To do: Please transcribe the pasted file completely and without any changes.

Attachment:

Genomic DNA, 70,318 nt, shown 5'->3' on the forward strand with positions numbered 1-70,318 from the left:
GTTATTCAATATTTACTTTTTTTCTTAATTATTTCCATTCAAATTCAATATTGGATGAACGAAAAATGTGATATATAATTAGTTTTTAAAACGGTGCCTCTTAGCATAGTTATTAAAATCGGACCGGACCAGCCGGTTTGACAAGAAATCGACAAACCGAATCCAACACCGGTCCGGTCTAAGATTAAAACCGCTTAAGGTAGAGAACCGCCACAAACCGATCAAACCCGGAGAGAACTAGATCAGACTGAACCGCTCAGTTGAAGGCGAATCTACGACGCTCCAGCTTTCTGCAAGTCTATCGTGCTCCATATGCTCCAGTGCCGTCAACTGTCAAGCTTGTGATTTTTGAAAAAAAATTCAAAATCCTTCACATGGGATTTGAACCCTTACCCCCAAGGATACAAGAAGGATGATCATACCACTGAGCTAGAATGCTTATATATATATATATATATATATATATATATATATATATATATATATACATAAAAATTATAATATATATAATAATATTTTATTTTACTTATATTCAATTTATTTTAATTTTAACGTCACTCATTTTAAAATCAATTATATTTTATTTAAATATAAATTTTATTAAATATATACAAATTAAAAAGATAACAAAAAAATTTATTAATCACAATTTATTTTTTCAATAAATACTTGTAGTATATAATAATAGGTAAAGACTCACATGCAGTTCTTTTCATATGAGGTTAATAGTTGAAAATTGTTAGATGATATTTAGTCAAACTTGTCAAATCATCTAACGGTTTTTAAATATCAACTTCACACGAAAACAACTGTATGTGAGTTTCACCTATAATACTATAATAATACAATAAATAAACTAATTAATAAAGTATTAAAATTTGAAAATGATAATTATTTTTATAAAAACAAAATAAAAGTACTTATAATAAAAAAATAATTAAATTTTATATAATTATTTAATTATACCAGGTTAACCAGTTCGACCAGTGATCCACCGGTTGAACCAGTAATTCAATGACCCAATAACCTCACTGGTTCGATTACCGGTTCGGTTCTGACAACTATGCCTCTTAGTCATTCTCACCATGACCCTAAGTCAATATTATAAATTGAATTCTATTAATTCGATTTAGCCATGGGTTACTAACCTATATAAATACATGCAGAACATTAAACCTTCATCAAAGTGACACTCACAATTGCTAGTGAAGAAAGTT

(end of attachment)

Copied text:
Genomic DNA, 70,318 nt, shown 5'->3' on the forward strand with positions numbered 1-70,318 from the left:
GTTATTCAATATTTACTTTTTTTCTTAATTATTTCCATTCAAATTCAATATTGGATGAACGAAAAATGTGATATATAATTAGTTTTTAAAACGGTGCCTCTTAGCATAGTTATTAAAATCGGACCGGACCAGCCGGTTTGACAAGAAATCGACAAACCGAATCCAACACCGGTCCGGTCTAAGATTAAAACCGCTTAAGGTAGAGAACCGCCACAAACCGATCAAACCCGGAGAGAACTAGATCAGACTGAACCGCTCAGTTGAAGGCGAATCTACGACGCTCCAGCTTTCTGCAAGTCTATCGTGCTCCATATGCTCCAGTGCCGTCAACTGTCAAGCTTGTGATTTTTGAAAAAAAATTCAAAATCCTTCACATGGGATTTGAACCCTTACCCCCAAGGATACAAGAAGGATGATCATACCACTGAGCTAGAATGCTTATATATATATATATATATATATATATATATATATATATATATATATACATAAAAATTATAATATATATAATAATATTTTATTTTACTTATATTCAATTTATTTTAATTTTAACGTCACTCATTTTAAAATCAATTATATTTTATTTAAATATAAATTTTATTAAATATATACAAATTAAAAAGATAACAAAAAAATTTATTAATCACAATTTATTTTTTCAATAAATACTTGTAGTATATAATAATAGGTAAAGACTCACATGCAGTTCTTTTCATATGAGGTTAATAGTTGAAAATTGTTAGATGATATTTAGTCAAACTTGTCAAATCATCTAACGGTTTTTAAATATCAACTTCACACGAAAACAACTGTATGTGAGTTTCACCTATAATACTATAATAATACAATAAATAAACTAATTAATAAAGTATTAAAATTTGAAAATGATAATTATTTTTATAAAAACAAAATAAAAGTACTTATAATAAAAAAATAATTAAATTTTATATAATTATTTAATTATACCAGGTTAACCAGTTCGACCAGTGATCCACCGGTTGAACCAGTAATTCAATGACCCAATAACCTCACTGGTTCGATTACCGGTTCGGTTCTGACAACTATGCCTCTTAGTCATTCTCACCATGACCCTAAGTCAATATTATAAATTGAATTCTATTAATTCGATTTAGCCATGGGTTACTAACCTATATAAATACATGCAGAACATTAAACCTTCATCAAAGTGACACTCACAATTGCTAGTGAAGAAAGTT